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By Staff | Jan 16, 2010

Half of Americans think that the government is doing too much and the other half thinks the government should be doing more to solve the problems of the day.

No doubt that government became much more pervasive in the financial affairs of the country, but has done so because the private sector failed and threatened to tank the economy prompting intervention.

The government didn’t set the fire. The public animosity that appears to exist toward the Federal government seems to believe that it did.

One could argue that it could have done more towards fire prevention, but that is exactly the kind of government intervention that anti-government ideologues don’t like. They don’t want regulation, yet they don’t want the government cleaning up the mess that deregulation caused.

It was that de-regulation coupled with accommodating monetary policy that produced the housing bubble that resulted in the sub-prime mortgage fiasco.

Theodore Roosevelt believed in government policing business and finances. He believed that the human nature of greed and personal self-interest needed to be buffered by a government working on the behalf of the people.

The specter of a colossal global economic collapse doesn’t appear to impress many ideologues who oppose all government intervention despite the destruction caused.

They appear to underestimate the difficulty of putting Humpty Dumpty back together if allowed to smash in a complete fall.

The U.S. Treasury and the Fed make great backstops for criticism. Systemic risk occurs when the losses resulting from the greed of leaders of finance and excesses of failed speculation fall upon the general public.

Banks were de-regulated so that they could invest in mortgage securities and what did they do? They financed a huge speculative bubble, betting depositors’ money on securities that if profitable, paid them enormous bonuses.

If given another opportunity, will banks do better? Not a chance. The names and speculation will evolve, but they will make the same mistakes over and over because they can. If only they suffered from the financial fallout they create, few would care, but they wouldn’t take the whole system down injuring innocent bystanders with the collateral damage of the boom and bust cycle they fuel.

In other words, unregulated capitalization doesn’t work. Those critical of the government screwing up everything should take note that the economic calamity produced today came about from massive losses from excesses in the private sector.

Government involvement is necessary because of failures of the private sector. The result can be one of two things. Government makes it better or government makes it worse.

Ideologues that oppose regulation and government involvement in fire prevention also opposed sending the government’s fire truck to put out the fires despite the threat of them engulfing the economy in an inferno.

The economic recovery of 2009 was the best recovery $2 trillion in a myriad of government incentives and bailouts could buy. Dissected into all its many parts, many bailouts were wasteful, ineffective and rewarded fiscal irresponsibility.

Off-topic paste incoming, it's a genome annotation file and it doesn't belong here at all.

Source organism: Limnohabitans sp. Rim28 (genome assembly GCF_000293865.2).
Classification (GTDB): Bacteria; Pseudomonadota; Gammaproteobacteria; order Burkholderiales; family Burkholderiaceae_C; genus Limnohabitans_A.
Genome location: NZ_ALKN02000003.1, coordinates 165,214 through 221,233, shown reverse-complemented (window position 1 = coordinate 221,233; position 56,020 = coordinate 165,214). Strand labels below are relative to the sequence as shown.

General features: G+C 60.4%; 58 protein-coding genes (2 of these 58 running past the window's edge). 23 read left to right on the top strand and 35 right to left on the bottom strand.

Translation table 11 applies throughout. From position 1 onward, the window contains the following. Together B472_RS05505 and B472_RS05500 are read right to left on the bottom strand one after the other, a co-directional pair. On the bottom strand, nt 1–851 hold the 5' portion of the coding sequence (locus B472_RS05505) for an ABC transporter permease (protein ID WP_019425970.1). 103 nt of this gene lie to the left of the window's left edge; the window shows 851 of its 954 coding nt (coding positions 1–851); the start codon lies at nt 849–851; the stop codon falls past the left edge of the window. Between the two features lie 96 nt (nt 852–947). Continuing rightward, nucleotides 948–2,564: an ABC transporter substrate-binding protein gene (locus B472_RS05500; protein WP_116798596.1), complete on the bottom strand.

Yet without the government intervention, we would have surely suffered a global economic collapse that would have made the “Great Depression” look like child’s play.

The alternative was a global meltdown and economic, political and social chaos. The government intervention may have only delayed the inevitable.

The story isn’t over yet. There will be plenty of opportunity for financial calamity to befall us. The debt accumulated is gargantuan. The liquidity infused by the Fed into the financial system is enormous and the risk as Congress tackles the re-regulation of the financial system looms threatening. Harvard economist Kenneth Rogoff, an expert on financial crisis noted the concern, “Even if the government withdraws, business will expect bailouts in the next crisis, and that will inspire another round of cavalier risk-taking. If we don’t re-regulate the banking system properly, we’ll either get very slow growth from over-regulation, or another financial crisis in just 10 to 15 years.”

Today, while most Americans are split over whether government is doing too much or too little, there is a consensus that the country is on the wrong track. Government is not replacing the private sector despite the crisis intervention and I don’t believe the government will supplant the private sector in the future.

However, without government intervention now, the private sector was incapable of sustaining itself without the support. The private sector ran the economy off the tracks but no one wants to see the government run the railroad.

The private sector fiasco was of such colossal size and scale the government rescue had to be of comparable size in order to be effective. Many vent misplaced anger at the government, but, too, much government didn’t cause the accident, unless you blame the government for dereliction of duty policing capitalism.

President Obama has been handed the most complicated set of weighing problems ever thrust upon a U.S. chief executive. Ideology won’t solve any of the problems faced.

It just makes solutions more difficult.

2009 ended much better than most thought possible earlier in the year. 2010 will be an unpredictable year.

David Kruse is president of CommStock Investments Inc., author and producer of The CommStock Report, an ag commentary and market analysis available daily by radio and by subscription on DTN/FarmDayta and the Internet.

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